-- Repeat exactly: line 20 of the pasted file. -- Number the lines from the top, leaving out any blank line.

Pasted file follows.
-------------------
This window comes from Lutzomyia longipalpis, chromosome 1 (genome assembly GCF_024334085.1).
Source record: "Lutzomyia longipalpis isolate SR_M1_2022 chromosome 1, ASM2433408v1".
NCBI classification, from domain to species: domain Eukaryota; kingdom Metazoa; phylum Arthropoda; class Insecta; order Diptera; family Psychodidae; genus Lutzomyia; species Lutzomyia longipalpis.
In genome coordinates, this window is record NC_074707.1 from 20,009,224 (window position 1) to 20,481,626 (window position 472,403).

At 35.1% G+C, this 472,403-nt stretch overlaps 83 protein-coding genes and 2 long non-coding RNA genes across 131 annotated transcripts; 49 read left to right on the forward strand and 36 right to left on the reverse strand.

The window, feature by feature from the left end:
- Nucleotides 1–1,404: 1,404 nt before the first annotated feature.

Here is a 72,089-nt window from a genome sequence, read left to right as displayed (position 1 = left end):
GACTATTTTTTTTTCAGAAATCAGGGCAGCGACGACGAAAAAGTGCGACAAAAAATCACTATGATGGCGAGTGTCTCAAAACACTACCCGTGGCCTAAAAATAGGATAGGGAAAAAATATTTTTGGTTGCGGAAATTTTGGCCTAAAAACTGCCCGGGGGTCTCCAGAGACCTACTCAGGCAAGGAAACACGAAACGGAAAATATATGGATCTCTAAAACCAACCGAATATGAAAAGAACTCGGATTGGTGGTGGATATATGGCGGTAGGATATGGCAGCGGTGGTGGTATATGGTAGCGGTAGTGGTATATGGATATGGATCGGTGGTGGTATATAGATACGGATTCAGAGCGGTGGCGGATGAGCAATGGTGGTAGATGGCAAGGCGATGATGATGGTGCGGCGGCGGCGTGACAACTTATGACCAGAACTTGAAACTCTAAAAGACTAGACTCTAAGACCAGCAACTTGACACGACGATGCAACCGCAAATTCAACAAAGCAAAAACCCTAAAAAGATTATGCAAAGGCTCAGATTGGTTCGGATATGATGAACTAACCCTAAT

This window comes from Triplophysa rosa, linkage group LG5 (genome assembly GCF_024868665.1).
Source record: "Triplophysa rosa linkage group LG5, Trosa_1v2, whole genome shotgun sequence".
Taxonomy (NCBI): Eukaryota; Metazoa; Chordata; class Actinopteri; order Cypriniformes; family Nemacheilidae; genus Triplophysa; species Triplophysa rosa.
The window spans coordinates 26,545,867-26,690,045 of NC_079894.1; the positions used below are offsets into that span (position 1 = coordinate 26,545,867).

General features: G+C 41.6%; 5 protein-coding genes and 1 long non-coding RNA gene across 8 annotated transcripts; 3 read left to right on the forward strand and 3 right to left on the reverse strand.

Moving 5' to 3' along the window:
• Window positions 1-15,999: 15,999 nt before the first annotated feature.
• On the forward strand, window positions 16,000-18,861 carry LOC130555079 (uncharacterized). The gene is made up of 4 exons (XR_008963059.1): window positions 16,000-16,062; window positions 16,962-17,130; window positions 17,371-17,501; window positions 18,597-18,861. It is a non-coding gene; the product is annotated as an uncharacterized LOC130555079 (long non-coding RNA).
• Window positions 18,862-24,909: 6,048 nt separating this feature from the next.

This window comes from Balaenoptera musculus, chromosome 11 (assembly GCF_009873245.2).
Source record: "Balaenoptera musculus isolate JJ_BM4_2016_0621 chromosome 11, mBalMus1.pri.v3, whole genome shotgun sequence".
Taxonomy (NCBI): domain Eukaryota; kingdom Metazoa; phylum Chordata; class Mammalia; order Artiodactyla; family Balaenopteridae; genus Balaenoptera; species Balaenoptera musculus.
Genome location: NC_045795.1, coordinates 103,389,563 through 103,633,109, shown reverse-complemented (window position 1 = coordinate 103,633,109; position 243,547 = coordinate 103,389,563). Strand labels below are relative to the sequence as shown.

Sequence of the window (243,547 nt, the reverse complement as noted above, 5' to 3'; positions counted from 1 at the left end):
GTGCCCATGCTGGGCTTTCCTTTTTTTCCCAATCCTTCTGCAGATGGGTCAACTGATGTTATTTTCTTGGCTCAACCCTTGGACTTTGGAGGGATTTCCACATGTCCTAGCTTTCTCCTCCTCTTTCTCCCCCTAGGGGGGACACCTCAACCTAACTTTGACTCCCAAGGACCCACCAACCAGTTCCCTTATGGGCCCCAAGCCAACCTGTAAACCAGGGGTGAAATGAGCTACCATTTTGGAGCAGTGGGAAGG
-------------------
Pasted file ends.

Source record: "Balaenoptera musculus isolate JJ_BM4_2016_0621 chromosome 11, mBalMus1.pri.v3, whole genome shotgun sequence".